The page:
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DRPS : Course Catalogue : Business School : Common Courses (Management School)

Postgraduate Course: Innovation Management and Design Thinking (MBA) (CMSE11218)

Course Outline
SchoolBusiness School CollegeCollege of Arts, Humanities and Social Sciences
Credit level (Normal year taken)SCQF Level 11 (Postgraduate) AvailabilityNot available to visiting students
SCQF Credits10 ECTS Credits5
SummaryThis course examines the processes and activities involved in managing innovation in firms. A key aim is for students to understand the strategic and operational issues that affect the innovation process across the different range of innovation problems that firms can confront.
Course description Four aspects of innovation will be discussed: product innovation and design; service innovation and design; information systems innovation an design; and business model innovation and design. The course will begin with the tactical exploration of activities involved in new product development, to the organisation and management issues associated with service and information systems innovation, and ending with the analysis of the strategic issues involved in appropriating the benefits of this innovation effort through business model design. The course will also be asking the students to consider the role that design thinking plays in managing innovation, particularly but not exclusively in what concerns product design. The course will with also involve the practical application of the frameworks, concepts and principle learnt to real case problems.

The course will cover four main topics:
Product innovation & design; focus on the activities involved in new product development & product design.
Service innovation & design; focus on exploring some of the new approaches through which firms develop and design new services
Information systems innovation & design; focus on the strategic issues involved in the design and development of new information systems
Business model innovation & design; examine the way in which firms can design their organisational and financial architecture to deliver and capture value from their innovations.

Student Learning Experience
The course will include a practical session where students will work on a real case problem which will require them to apply the framework, concepts and tools to deal with a particular innovation problem.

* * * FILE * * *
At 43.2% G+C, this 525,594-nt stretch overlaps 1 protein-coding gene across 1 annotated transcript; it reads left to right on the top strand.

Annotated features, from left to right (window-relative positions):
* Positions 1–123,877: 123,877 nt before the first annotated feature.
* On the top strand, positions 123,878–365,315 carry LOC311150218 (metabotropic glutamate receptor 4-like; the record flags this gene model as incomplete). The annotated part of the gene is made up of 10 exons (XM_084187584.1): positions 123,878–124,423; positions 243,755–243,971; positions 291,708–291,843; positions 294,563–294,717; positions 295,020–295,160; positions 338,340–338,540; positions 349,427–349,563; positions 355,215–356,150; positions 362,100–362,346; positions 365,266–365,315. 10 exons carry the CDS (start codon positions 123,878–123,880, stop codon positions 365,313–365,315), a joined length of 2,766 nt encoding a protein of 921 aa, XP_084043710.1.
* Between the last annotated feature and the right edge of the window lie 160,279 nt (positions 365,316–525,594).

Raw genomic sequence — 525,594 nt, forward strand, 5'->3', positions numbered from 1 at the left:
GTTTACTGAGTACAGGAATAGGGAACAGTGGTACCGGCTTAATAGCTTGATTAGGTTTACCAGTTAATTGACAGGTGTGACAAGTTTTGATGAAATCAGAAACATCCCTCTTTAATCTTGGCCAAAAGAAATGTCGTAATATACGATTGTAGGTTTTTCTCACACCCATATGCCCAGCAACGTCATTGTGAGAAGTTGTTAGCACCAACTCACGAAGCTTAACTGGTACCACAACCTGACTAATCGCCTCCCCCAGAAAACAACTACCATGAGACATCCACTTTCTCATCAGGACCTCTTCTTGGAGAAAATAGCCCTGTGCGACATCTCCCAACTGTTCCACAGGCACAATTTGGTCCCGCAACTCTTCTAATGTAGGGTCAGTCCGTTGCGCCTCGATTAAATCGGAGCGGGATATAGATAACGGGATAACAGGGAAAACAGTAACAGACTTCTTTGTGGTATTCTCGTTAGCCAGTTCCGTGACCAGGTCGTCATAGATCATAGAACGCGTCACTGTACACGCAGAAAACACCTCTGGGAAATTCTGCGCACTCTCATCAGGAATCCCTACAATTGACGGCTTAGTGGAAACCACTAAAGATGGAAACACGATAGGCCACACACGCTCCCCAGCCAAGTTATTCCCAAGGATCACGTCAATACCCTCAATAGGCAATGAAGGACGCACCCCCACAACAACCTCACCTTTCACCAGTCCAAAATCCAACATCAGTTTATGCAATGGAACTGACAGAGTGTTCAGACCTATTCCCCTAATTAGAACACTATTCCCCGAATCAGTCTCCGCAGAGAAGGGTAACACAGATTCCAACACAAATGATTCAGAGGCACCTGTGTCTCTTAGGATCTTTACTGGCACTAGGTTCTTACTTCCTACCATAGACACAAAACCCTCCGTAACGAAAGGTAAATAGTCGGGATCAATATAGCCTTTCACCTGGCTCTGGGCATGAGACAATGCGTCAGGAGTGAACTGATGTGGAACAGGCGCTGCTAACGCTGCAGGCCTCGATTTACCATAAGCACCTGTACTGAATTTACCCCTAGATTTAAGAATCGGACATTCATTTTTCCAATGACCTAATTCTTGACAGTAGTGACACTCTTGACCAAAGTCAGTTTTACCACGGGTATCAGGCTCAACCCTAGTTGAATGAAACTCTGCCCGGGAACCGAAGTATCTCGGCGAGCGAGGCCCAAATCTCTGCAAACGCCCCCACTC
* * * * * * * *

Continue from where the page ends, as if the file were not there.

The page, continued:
The course will be delivered over 5 days through a mix of lectures and practical workshops, complemented by directed reading and practical assignments which requires the application of innovation and design concepts to solve a complex innovation management problem.
Entry Requirements (not applicable to Visiting Students)
Pre-requisites Co-requisites
Prohibited Combinations Other requirements None
Course Delivery Information
Not being delivered
Learning Outcomes
On completion of this course, the student will be able to:
  1. Understand and apply critically the activities involved in products, services, information systems and business model innovation.
  2. Discuss critically four aspects of innovation: product innovation and design; service innovation and design; information systems innovation and design; and business model innovation and design.
  3. Understand and discuss critically the links between innovation and the wider strategic and operational issues within the firm.
  4. Diagnose barriers to innovation in a company setting.
Reading List
There is no required single text; instead, students should read a variety of different materials for the different subjects including:
Bettencourt, L.A.., Brown, S.W. and Sirianni, N.J. (2013) The secret to true service innovation, Business Horizons, 56, 13-22
Buchanan, R. (1992) Wicked Problems in Design Thinking, Design Issues, 8(2), 5-21
Osterwalder, A. and Pigneur, Y. (2010) Business Model Generation, Wiley, New Jersey
Johnson, M.W., Christiensen, C.M. and Kagermann, H. (2008) Reinventing your business model, Harvard Business Review, 86(12), 57-68
O'Cass, A., Song, M. abd Yuan, L. (2013) Anatomy of service innovation: Introduction to the special issue, Journal of Business Research, 66, 1060-1062
Martin, R (2009) Design of Business: Why Design Thinking is the Next Competitive Advantage, Harvard Business Press, Boston
Ulrich, K.T. and Eppinger, S.D. (2012) Product design and development, McGraw Hill, New York
Verganti, R. (2009) Design driven innovation: Changing the rule of competition by radically innovating what things mean, Harvard Business Press, Boston
Yoo, Y., Henfridsson, O. and Lyytinen, K. (2010) The new organising logic of digital innovation: An agenda for information systems research, Information Systems Research, 21(4), 724-735
Pollock, N. and Williams, R. (2009) Software and organisations: The biography of the enterprise-wide system or how SAP conquered the world, Routledge Studies in Technology, Work and Organisations, Routledge, London.
Tidd, J. and Bessant, J. (2013) Managing Innovation, 5th edition, Wiley, Chichester.
Additional Information
Graduate Attributes and Skills Cognitive and Subject Specific Skills:
Diagnose barriers to innovation in a company setting.
Apply a range of innovation and design tools to generate product, service, information system and business model innovations.
Frame and tackle complex challenges using design thinking skills
Recommend appropriate strategies for the development and design of different types of innovations.

Transferable Skills:
Build written communication skills, and independent study and research skills.
work effectively in collaboration with others with different backgrounds, experiences and skills.
KeywordsDesign Innovation Product Services
Course organiserDr Raluca Bunduchi
Tel: (0131 6)51 5544
Course secretaryMrs Angela Muir
Tel: (0131 6)51 3854
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